The people listed below were all born in, residents of, or otherwise closely associated with the city of Cleveland, Ohio.Notre Dame Fighting Irish football statistical leaders
The Notre Dame Fighting Irish football statistical leaders are individual statistical leaders of the Notre Dame Fighting Irish football program in various categories, including passing, rushing, receiving, total offense, defensive stats, and kicking. Within those areas, the lists identify single-game, single-season, and career leaders. The Fighting Irish represent the University of Notre Dame as an Independent in the NCAA.
Although Notre Dame began competing in intercollegiate football in 1887, records from the early years are often incomplete and inconsistent and may not appear on this list. Notre Dame's official record book does not list a specific "modern era" beginning in a certain year, and the records listed below can go as far back as 1900, although they may not be complete.
These lists are dominated by more recent players for several reasons:
Since the 1940s, seasons have increased from 10 games to 11 and then 12 games in length.
The NCAA didn't allow freshmen to play varsity football until 1972 (with the exception of the World War II years), allowing players to have four-year careers.
Bowl games only began counting toward single-season and career statistics in 2002. The Fighting Irish have played in 11 bowl games since then, allowing more recent players an extra game to accumulate statistics.These lists are updated through the end of the 2016 season.Notre Dame–USC football rivalry
The Notre Dame–USC football rivalry is an American college football rivalry between the Notre Dame Fighting Irish football team of the University of Notre Dame and USC Trojans football team of the University of Southern California, customarily on the Saturday following Thanksgiving Day when the game is played in Los Angeles or on the third Saturday of October when the game is played in South Bend.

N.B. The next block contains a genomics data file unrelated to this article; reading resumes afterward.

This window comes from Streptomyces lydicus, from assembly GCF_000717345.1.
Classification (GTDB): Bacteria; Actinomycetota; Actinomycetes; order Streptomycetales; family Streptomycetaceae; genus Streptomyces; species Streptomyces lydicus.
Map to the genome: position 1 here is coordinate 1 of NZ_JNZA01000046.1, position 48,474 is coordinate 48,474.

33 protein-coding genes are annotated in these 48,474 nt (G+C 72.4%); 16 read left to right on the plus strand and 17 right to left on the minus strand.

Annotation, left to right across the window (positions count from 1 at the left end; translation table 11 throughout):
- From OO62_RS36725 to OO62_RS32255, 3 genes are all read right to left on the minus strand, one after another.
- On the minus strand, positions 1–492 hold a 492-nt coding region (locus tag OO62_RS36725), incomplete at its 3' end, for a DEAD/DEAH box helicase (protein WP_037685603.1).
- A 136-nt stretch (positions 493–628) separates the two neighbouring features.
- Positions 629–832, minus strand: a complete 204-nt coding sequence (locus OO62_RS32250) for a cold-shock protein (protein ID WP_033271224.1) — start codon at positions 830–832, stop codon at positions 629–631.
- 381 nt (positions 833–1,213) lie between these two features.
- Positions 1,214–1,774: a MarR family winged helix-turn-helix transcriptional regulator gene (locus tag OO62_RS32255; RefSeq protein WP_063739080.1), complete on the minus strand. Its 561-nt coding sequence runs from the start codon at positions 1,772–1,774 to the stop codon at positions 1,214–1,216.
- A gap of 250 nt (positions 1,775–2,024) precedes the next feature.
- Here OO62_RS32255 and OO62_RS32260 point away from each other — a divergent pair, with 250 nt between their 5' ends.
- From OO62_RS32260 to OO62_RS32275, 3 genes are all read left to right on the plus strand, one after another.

Notre Dame and USC have traditionally been counted among the elite programs in college football, with the schools having won a combined 22 national championships and 14 Heisman Trophies. This football rivalry, which began in 1926, is considered one of the most important in college football, and is often called the greatest intersectional rivalry in college football. The rivalry game has been played every year from 1926 to the present, with the exception of three seasons, 1943-1945, during the World War II years. Accordingly, it is one of the longest-running rivalries in college football.
Several times, the winner of this series has gone on to win or play for the college football national title. Both schools claim 11 national titles while the NCAA recognizes 13 Notre Dame championships and 9 USC championships. Moreover, both schools are acclaimed for their All-Americans (101 for Notre Dame and 80 for USC), College Football Hall of Famers (52 from Notre Dame and 35 from USC), and Pro Football Hall of Famers (13 from Notre Dame and 12 from USC). The rivals account for the highest numbers of players taken in the NFL Draft of any school; USC has had 502 players taken and Notre Dame has had 495. No rivalry in college football accounts for as many combined honours.